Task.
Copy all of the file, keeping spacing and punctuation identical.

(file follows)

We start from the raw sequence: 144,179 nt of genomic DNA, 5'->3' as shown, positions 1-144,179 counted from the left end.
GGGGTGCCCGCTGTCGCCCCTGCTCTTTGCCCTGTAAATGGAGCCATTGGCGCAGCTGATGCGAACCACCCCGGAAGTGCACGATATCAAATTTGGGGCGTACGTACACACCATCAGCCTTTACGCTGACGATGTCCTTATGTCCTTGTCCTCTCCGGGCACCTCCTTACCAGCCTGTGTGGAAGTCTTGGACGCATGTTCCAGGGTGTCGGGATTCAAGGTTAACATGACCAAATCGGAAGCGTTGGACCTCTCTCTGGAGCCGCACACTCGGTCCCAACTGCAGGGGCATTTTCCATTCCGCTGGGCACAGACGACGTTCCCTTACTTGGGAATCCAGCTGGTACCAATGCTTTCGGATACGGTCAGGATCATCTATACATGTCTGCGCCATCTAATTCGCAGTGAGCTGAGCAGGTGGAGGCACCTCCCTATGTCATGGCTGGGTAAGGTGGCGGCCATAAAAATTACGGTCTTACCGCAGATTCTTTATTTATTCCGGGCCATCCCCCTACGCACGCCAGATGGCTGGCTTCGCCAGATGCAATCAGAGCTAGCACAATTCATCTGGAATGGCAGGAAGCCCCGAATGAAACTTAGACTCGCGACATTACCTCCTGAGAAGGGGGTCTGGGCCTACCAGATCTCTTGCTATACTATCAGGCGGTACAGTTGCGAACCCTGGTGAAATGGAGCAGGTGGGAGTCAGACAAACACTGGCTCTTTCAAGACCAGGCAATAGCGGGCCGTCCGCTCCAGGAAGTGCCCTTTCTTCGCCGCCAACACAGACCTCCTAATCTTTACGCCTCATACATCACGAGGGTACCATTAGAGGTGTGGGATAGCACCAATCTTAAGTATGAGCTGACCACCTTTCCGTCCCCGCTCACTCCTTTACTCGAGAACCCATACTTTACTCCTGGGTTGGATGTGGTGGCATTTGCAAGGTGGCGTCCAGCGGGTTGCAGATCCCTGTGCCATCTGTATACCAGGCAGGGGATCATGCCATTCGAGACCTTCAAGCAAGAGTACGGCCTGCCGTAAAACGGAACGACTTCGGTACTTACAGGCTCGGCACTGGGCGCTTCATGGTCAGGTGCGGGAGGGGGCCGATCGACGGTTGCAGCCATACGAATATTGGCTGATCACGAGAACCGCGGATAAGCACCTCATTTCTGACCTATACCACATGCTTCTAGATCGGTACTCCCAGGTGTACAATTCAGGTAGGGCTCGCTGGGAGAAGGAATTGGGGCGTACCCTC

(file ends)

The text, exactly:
We start from the raw sequence: 144,179 nt of genomic DNA, 5'->3' as shown, positions 1-144,179 counted from the left end.
GGGGTGCCCGCTGTCGCCCCTGCTCTTTGCCCTGTAAATGGAGCCATTGGCGCAGCTGATGCGAACCACCCCGGAAGTGCACGATATCAAATTTGGGGCGTACGTACACACCATCAGCCTTTACGCTGACGATGTCCTTATGTCCTTGTCCTCTCCGGGCACCTCCTTACCAGCCTGTGTGGAAGTCTTGGACGCATGTTCCAGGGTGTCGGGATTCAAGGTTAACATGACCAAATCGGAAGCGTTGGACCTCTCTCTGGAGCCGCACACTCGGTCCCAACTGCAGGGGCATTTTCCATTCCGCTGGGCACAGACGACGTTCCCTTACTTGGGAATCCAGCTGGTACCAATGCTTTCGGATACGGTCAGGATCATCTATACATGTCTGCGCCATCTAATTCGCAGTGAGCTGAGCAGGTGGAGGCACCTCCCTATGTCATGGCTGGGTAAGGTGGCGGCCATAAAAATTACGGTCTTACCGCAGATTCTTTATTTATTCCGGGCCATCCCCCTACGCACGCCAGATGGCTGGCTTCGCCAGATGCAATCAGAGCTAGCACAATTCATCTGGAATGGCAGGAAGCCCCGAATGAAACTTAGACTCGCGACATTACCTCCTGAGAAGGGGGTCTGGGCCTACCAGATCTCTTGCTATACTATCAGGCGGTACAGTTGCGAACCCTGGTGAAATGGAGCAGGTGGGAGTCAGACAAACACTGGCTCTTTCAAGACCAGGCAATAGCGGGCCGTCCGCTCCAGGAAGTGCCCTTTCTTCGCCGCCAACACAGACCTCCTAATCTTTACGCCTCATACATCACGAGGGTACCATTAGAGGTGTGGGATAGCACCAATCTTAAGTATGAGCTGACCACCTTTCCGTCCCCGCTCACTCCTTTACTCGAGAACCCATACTTTACTCCTGGGTTGGATGTGGTGGCATTTGCAAGGTGGCGTCCAGCGGGTTGCAGATCCCTGTGCCATCTGTATACCAGGCAGGGGATCATGCCATTCGAGACCTTCAAGCAAGAGTACGGCCTGCCGTAAAACGGAACGACTTCGGTACTTACAGGCTCGGCACTGGGCGCTTCATGGTCAGGTGCGGGAGGGGGCCGATCGACGGTTGCAGCCATACGAATATTGGCTGATCACGAGAACCGCGGATAAGCACCTCATTTCTGACCTATACCACATGCTTCTAGATCGGTACTCCCAGGTGTACAATTCAGGTAGGGCTCGCTGGGAGAAGGAATTGGGGCGTACCCTC